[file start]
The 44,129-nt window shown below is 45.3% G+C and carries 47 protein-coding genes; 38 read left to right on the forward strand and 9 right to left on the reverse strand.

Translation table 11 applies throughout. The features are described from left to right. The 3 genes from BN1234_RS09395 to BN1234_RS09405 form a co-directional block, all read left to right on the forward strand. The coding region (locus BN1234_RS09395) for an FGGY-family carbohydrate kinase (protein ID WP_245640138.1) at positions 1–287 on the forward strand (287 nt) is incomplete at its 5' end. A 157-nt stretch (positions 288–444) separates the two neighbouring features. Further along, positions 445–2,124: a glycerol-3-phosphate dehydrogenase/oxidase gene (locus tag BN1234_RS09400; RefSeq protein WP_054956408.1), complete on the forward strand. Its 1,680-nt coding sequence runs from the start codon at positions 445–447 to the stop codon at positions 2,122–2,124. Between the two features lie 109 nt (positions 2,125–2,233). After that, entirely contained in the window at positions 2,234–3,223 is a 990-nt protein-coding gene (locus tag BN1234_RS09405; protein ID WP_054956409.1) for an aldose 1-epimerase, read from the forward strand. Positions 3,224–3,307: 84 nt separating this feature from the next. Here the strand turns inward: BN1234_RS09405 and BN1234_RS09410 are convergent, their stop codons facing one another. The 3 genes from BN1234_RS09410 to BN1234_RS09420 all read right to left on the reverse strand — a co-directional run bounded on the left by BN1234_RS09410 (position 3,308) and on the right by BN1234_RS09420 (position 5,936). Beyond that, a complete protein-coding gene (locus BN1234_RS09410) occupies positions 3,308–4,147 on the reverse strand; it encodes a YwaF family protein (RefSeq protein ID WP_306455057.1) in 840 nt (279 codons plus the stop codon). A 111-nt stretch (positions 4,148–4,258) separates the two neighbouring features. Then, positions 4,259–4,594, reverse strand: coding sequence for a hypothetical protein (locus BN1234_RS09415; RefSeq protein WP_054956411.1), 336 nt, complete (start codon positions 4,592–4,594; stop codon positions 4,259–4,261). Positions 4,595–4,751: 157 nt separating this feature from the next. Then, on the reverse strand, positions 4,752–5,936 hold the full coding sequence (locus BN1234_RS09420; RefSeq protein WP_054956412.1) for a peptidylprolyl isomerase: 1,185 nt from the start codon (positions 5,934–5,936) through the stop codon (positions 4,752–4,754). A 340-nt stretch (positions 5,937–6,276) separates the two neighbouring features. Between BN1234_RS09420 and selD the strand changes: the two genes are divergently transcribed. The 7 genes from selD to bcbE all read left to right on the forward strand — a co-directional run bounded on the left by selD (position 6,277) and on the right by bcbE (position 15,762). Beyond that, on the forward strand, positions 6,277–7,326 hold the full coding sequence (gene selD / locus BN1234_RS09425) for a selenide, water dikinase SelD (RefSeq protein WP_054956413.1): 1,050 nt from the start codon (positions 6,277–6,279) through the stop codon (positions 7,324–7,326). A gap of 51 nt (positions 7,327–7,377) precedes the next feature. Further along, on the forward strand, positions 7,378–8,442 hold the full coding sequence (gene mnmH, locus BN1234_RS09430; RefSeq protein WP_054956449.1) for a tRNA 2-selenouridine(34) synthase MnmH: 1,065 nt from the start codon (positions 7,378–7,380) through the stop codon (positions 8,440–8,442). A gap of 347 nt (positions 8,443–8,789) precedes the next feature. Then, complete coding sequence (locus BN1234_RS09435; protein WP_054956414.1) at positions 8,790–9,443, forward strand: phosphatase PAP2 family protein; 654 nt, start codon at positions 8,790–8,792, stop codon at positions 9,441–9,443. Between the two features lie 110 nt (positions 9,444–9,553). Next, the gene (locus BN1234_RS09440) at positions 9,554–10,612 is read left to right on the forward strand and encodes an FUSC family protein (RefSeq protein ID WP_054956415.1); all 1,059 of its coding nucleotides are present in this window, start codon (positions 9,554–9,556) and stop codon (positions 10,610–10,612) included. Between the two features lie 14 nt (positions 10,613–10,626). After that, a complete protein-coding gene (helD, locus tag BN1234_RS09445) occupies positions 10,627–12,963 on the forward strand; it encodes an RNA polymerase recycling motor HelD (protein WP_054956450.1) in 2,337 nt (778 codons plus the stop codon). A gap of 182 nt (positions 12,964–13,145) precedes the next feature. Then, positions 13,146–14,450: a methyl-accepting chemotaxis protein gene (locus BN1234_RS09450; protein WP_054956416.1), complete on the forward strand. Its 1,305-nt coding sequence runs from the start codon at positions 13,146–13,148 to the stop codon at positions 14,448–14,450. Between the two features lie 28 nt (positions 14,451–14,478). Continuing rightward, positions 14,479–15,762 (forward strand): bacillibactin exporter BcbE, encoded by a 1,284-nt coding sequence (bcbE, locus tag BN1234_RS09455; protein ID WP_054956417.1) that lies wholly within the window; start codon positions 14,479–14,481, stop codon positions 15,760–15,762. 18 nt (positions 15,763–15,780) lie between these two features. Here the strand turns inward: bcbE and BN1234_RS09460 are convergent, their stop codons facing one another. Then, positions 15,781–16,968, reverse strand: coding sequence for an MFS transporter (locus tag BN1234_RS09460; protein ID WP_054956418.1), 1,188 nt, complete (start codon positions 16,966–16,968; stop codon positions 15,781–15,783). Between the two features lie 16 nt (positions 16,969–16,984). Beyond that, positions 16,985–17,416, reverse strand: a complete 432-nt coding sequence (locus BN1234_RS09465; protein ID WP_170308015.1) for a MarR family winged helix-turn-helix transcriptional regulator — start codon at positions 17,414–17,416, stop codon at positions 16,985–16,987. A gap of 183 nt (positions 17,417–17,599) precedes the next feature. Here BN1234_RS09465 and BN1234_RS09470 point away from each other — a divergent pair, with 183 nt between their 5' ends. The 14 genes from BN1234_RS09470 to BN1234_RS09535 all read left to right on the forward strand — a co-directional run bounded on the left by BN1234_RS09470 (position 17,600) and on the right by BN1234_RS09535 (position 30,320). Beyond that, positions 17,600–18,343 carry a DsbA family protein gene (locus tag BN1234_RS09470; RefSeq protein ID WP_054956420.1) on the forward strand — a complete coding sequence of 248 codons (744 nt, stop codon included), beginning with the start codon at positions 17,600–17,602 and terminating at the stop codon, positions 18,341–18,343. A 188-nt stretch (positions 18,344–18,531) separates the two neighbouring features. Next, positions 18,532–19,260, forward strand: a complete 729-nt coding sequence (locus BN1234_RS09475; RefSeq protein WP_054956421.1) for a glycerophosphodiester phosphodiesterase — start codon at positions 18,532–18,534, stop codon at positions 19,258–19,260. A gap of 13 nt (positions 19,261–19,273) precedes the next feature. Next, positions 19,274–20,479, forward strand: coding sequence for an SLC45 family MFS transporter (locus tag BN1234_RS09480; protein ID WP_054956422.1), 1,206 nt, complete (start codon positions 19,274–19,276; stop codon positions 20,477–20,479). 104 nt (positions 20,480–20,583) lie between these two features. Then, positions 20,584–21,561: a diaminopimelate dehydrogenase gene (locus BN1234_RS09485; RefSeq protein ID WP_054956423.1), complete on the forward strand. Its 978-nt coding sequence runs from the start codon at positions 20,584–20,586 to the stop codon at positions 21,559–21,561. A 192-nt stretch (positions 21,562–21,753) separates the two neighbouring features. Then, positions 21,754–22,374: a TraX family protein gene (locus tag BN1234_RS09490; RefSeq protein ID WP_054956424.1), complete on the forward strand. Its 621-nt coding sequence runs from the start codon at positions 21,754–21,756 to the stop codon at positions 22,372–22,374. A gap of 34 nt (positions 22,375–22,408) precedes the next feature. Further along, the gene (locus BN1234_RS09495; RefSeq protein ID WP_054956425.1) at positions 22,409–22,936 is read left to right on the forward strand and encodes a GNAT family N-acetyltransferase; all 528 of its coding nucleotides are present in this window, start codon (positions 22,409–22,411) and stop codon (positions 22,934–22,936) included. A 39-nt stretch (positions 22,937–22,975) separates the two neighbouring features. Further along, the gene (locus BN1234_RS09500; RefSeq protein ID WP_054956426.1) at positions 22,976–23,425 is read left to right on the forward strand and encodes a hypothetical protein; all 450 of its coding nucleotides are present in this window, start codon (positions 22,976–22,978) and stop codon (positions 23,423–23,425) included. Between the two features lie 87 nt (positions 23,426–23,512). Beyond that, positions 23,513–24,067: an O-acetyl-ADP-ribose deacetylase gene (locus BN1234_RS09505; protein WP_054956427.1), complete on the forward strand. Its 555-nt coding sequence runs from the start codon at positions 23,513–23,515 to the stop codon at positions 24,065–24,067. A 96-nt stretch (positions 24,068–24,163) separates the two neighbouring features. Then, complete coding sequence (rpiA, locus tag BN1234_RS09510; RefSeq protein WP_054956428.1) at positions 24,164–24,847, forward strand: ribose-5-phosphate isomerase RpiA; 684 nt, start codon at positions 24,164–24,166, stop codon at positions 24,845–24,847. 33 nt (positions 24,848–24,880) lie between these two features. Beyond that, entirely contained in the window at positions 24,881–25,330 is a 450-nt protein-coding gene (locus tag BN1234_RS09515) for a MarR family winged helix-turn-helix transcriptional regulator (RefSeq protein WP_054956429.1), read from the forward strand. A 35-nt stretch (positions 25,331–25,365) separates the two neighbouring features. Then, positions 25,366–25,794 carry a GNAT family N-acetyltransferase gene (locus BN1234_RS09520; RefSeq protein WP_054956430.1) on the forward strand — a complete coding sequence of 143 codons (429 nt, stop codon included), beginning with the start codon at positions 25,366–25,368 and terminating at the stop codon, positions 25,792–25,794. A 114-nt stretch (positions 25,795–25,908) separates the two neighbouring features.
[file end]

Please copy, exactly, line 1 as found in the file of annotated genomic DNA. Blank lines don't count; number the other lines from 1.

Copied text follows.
The 44,129-nt window shown below is 45.3% G+C and carries 47 protein-coding genes; 38 read left to right on the forward strand and 9 right to left on the reverse strand.